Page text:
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033108-1[1] - The origin of life In the beginning How life...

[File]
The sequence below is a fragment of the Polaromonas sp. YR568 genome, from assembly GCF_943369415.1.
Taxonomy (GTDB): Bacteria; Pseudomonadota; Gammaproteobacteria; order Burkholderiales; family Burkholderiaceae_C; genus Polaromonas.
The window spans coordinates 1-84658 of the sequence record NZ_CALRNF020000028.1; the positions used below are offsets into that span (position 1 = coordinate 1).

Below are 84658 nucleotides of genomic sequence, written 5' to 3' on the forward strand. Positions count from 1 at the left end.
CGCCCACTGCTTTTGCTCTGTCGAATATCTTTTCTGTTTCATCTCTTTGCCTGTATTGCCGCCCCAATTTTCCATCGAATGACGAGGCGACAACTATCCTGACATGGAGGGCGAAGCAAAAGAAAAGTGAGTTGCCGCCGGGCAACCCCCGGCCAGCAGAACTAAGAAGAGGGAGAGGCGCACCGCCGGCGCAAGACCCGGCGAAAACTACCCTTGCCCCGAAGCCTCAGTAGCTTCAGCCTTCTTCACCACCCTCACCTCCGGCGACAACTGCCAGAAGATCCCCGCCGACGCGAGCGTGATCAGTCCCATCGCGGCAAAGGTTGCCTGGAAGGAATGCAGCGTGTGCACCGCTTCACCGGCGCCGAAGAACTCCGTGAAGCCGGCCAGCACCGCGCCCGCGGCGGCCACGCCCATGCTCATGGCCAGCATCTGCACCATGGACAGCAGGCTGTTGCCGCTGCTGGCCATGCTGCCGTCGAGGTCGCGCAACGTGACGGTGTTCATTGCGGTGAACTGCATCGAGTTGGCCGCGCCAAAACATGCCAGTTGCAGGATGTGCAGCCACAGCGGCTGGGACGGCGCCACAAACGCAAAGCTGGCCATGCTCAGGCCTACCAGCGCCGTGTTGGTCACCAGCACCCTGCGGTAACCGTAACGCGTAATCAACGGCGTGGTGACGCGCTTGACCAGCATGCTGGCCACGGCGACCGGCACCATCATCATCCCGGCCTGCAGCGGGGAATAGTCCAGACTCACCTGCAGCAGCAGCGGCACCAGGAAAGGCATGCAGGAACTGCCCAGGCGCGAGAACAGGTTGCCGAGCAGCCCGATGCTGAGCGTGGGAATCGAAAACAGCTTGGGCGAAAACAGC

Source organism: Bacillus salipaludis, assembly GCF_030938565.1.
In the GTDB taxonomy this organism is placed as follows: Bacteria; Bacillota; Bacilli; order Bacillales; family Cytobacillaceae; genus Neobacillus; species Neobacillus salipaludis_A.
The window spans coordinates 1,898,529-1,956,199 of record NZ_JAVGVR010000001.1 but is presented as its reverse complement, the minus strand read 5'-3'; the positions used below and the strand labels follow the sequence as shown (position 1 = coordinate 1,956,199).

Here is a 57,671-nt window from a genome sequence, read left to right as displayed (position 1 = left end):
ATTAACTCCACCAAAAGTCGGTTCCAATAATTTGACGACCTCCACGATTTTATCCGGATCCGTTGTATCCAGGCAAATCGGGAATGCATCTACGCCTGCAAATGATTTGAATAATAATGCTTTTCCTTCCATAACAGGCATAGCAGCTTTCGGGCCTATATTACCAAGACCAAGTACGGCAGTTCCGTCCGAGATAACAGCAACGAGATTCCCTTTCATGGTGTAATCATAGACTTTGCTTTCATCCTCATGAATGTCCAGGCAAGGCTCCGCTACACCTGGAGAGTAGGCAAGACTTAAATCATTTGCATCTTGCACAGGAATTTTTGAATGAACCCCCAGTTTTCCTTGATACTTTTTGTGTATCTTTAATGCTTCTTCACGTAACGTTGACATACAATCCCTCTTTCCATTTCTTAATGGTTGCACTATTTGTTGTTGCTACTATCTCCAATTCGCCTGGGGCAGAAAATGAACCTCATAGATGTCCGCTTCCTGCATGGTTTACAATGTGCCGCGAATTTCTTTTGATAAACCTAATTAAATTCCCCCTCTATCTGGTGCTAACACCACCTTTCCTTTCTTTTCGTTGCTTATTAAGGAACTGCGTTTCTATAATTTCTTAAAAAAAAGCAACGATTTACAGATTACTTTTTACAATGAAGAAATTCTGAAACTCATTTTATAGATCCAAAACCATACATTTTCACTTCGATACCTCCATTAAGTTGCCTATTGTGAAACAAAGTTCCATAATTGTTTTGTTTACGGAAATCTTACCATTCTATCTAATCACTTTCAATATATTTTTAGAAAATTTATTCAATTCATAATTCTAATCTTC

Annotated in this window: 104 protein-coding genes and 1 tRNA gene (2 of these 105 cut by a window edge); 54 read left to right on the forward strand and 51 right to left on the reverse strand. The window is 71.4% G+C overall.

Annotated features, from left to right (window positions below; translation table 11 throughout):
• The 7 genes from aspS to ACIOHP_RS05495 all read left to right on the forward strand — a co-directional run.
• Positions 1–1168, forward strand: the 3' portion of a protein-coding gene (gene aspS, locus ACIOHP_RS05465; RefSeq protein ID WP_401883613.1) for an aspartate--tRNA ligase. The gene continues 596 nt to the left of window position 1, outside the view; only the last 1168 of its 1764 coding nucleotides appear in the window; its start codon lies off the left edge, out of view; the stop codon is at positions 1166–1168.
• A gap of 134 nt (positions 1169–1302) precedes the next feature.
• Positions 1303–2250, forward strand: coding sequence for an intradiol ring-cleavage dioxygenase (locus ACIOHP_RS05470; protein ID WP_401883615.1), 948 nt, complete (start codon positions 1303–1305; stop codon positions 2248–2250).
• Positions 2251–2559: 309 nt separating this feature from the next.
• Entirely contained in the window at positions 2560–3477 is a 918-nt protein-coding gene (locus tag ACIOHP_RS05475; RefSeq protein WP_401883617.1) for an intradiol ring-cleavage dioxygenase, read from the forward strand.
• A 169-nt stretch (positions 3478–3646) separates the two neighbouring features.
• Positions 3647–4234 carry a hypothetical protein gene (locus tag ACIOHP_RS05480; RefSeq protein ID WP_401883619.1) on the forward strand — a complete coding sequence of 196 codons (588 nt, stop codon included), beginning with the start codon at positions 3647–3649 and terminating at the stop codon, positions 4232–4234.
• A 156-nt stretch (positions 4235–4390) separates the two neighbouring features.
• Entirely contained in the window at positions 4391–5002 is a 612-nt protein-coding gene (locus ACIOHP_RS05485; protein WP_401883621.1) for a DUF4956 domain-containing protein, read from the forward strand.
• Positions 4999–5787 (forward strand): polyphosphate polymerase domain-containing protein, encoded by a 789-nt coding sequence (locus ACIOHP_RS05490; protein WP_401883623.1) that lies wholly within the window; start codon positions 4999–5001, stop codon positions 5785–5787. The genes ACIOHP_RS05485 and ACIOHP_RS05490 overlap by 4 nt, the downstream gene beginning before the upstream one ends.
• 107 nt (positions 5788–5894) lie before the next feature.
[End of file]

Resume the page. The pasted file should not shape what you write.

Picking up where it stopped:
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Unformatted text preview: The origin of life In the beginning... How life on Earth got going is still mysterious, but not for want of ideas EVER make forecasts, especially about the future. Samuel Goldwyn’s wise advice is well illustrated by a pair of scien- tific papers published in 1953. Both were thought by their authors to be milestones on the path to the secret of life, but only one has so far amounted to much, and it was not the one that caught the public imagination at the time. James Watson and Francis Crick, who wrote “A structure for deoxyribose nucleic acid”, have become as famous as rock stars for asking how life works and thereby starting a line of inquiry that led to the Hu- man Genome Project. Stanley Miller, by contrast, though lauded by his peers, lan- guishes in obscurity as far as the wider world is concerned. Yet when it appeared, “Production of amino acids under possi- ble primitive Earth conditions" was ex- pected to begin a scientific process that would solve a problem in some ways more profound than how life works at the mo- ment—namely how it got going in the first place on the surface of a sterile rock 150m km from a small, unregarded yellow star. Dr Miller was the first to address this question experimentally. Inspired by one of Charles Darwin‘s ideas,thattheingredi— ents of life might have formed by chemical reactions in a “warm, little pond“, he mixed the gases then thought to have formed the atmosphere of the primitive Earth—methane, ammonia and hydro- gen-in a flask half-full of boiling water, and passed electric sparks. mimicking lightning, through them for several days to see what would happen. What happened. as the name of the paper suggests, was amino acids, the building blocks of pro- teins. The origin of life then seemed within graSp. But it has eluded researchers ever since. They are still looking, though, and this week several of them met at the Royal Society. in London, to review progress. The origin of pieces The origin question is really three sub— questions. One is, where did the raw ma- terials for life come from? That is what Dr Miller was asking. The second is, how did those raw materials spontaneously assem- ble themselves into the first object to which the term “alive” might reasonably be applied? The third is, how, having once come into existence, did it survive condi- tions in the early solar system? The first question was addressed by Patrick Thaddeus, of the Harvard-Smithso- nian Centre for Astrophysics, and Max Bernstein, who works at the Ames labora- tory, in California. part of America‘s space agency. NASA. As Dr Bernstein succinctly put it, the chemical raw materials for life, in the form of simple compounds that could then be assembled into more complex bio- molecules, could come from above. below or beyond. The Economist February 18th 2006 75 Also in this section 76 Climate change and the world's rivers 77 Climate change in Greenland The “above” theory—ie, that the raw materials were formed in the atmosphere. and which Dr Miller‘s original experiment was intended to investigate—has fallen out of favour. That is because it depends on the atmosphere being composed of chemi- cals rich in hydrogen, which methane and ammonia are. Dr Miller thought this was likely because it was known in the 19508 that Jupiter's atmosphere contains these gases. Modern thinking. though, favours an early terrestrial atmosphere rich in car- bon dioxide. as is found on Venus and Mars. Such an atmosphere is no godd for making amino acids. The "beyond" theory is that the raw materials were formed in space, and came to Earth either while it was being formed, or in the form of a later chemical “top up" from comets and interstellar dust. Dr Thaddeus waxed eloquent in support of this, pointing out that radio astronomy has now identified 135 different molecules in outer space {each gives out a specific pat- tern of radio waves when its atoms are shaken, allowing it to be identified from afar). Moreover, these molecules tend to be concentrated in the sorts of nebulae in which stars and their associated planetary systems are known to form. Sadly, though, few of the 135 chemicals found so far resemble any important building block of life. That leaves the “be- low“ hypothesis, which is the one Dr Bernv stein favours. His theory is that the crucial raw materials were built up in hydrother- mal vents like those found today in the deep ocean. These do, indeed, leak chemi- cals of the sort that Dr Miller used, though they provide reaction—encouraging energy in the form of heat alone, with no electric- ity. Nevertheless, modern vents do seem to produce not only simple amino acids but also short aminovacid chains—in other » 76 Scienceand technplbfi_ > words.tiny proteins. Going from the raw materials to the fin- ished product. though, is a big step. In this case, the definition of"finished product“ is something that is recognisably the ances- tor of life today. Such an ancestor would store information in DNA. or a molecule similar to it. that was able to replicate. and thus breed. It would also use that informa- tion to make proteins. And it would proba- bly do all this inside a membrane made of fatty molecules. In other words. it would be a living cell. Worlds without end The favoured theory at the moment is that the first genetic material was not DNA. but its cousin RNA. In the wake of the Watson and Crick paper. a series of experiments showed that RNA acts as a messenger for the DNA, and as a fetcher and carrier of amino acids for the factories in which pro— teins are made. Until recently, therefore. it was seen as a rather humble substance—a molecular hewer of wood and drawer of water for the presiding DNA genius in the cell nucleus. But it is also an important component of the protein factories them- selves. Indeed. these factories are known as ribosomes because of it. And the past few years have seen the discovery of more and more roles for RNA. including some in which it acts as a chemical catalyst—a job that had previously been thought to be re- stricted to protein—based enzymes. This ubiquity. combined with the fact that RNA can catalyse chemical reactions. has led to the idea of an RNA world that preceded the modern DNAIprotein world-and it seems very likely that RNA did. indeed. precede DNA. if only because it is the more chemically stable of the two. But that does not explain either where the RNA came from in the first place, or how the RNAi‘protein interdependence came aboutwa question known as the "break- out"problem. There are several ideas for how large molecules such as RNA (and also early pro- teins) might have been generated out of the chemical raw materials that came from above or below or beyond. Two of the most persistent. though. are that clay was the catalyst. and that iron and nickel sul- phides were the catalysts. The clay theory is widely held. but needs tightening up.James Ferris of Rens- selaer Polytechnic Institute, in New York state. explained to the meeting that his re- search on a type of clay called montmoril- ionite showed that it catalysed the forma- tion of RNA molecules up to so units long. (A unit. in this context. is one of the four chemical bases that make up the alphabet of the genetic code. attached to some sugar and phosphate.) He also showed that the process was selective. with the same rela- tively small set of RNA molecules emerg- ing every time. That is important. because A crucible of life? if all possible permutations of the four bases were equally likely. none of them would ever become common enough for anything interesting to happen. The ironrnickeltsulphur model is the brainchild of Gunter wachtershauser of Munich University. It. too. relies on cataly- sis, though in this case the best-tested chemical pathways generate amino acids and proteins. rather than RNA. Unfortu- nately. neither the clay route nor the iron! nickel route answers the breakout ques- tion. But a third. and novel. model de- scribed at the meeting might. This was devised by Trevor Dale of Car- diff University. in Wales. He has come up with a way that proteins and RNA might catalyse each other‘s production. The protein involved would crystallise in the form of long, and easily formed. fi- bres called amyloid. (This is the form that proteins take in brain diseases such as Alz- heimer‘s and Creutzfeldt-lakob.) The amy- loid fibres would then act as surfaces on which RNA molecules could grow. Crucially. RNA forming on a fibre this way would grow as double strands, like the DNA in a cell nucleus. rather than as the single strands in which the molecule normally comes. when the strands sepa- rated. each would act as a template for a new double-stranded molecule. just as happens when a DNA molecule divides. The protein. meanwhile, would grow because the protruding end of the RNA would act as a catalyst. adding amino ac- ids on to the end of the amyloid fibre. when the fibre grew toolongto be stable,it would break in two. Thus both RNA and protein would replicate. Such a system. Dr Dale thinks. could be the ancestor of the ribosome and. if wrapped in a fatty membrane. of the cell. And. as David Deamer, of the University of California. Santa Cruz, told the meeting. such membranes will assemble spontane- ously in certain conditions. Dr Dale's idea is certainly chemically plausible. though it has yet to be tested in a The mnmurebgiisigiath 2006 laboratory. But he is conducting tests at the moment. and hopes to have the results later this year. The third sub-question—of how life managed to get going at all in the hastile arena of the early Earth, was neatly ad- dressed by Charles Cockell. of Britain‘s Open University. The perceived problem is that for the first soom years of its exis- tence. the planet was being bombarded by bits of debris left over from the formation of the solar system. Yet chemical signa- tures in the few rocks left over from this period suggest that life—presumably in the form of bacteria-was well established by the end of it. How, then. did that life sur- vive the constant rain of asteroids? Beginnings are such delicate times Dr Cockell turned the question neatly on its head by showing that impact craters are ideal places for life to get going. The heat generated by an impact produces local hy- drothermal springs. These start off hot. thus favouring the formation of amino ac- ids and RNA-forming bases. They then cool over the centuries to the point where these individual molecules can get to- gether in more complex chains. And they also have lots of microscopic nooks and crannies with space for micro-organisms to breed. and interesting chemicals in them for bugs to feed on. The biggest irony of all, then, might be that the conditions once thoughtanear-in- superable obstacle to the emergence of life on Earth may actually have enabled it to comeabout. l Climate change (I) . Full to burstin Rising levels of carbon dioxide will dump even more water into the oceans I-IE lungs of the planet. namely green- leafed plants that breathe in carbon di- oxide and breathe outoxygen.also put wa- ter vapour into the atmosphere. Just as people lose water through breathing (think of the misted mirror used to check for vital signs). so. too. do plants. The ques- tion is. what effect will rising concentra- tions of carbon dioxide have on this? The answer. published in this week‘s Nature by Nicola Gedney of Britain’s Meteorologi- cal Office and her colleagues. would ap- pear to be. less water in the atmosphere and more in the oceans. Measurements of the volume of water that rivers return to the oceans show that. around the world. rivers have become fuller over the past century. In theory. there are many reasons why this could be » ...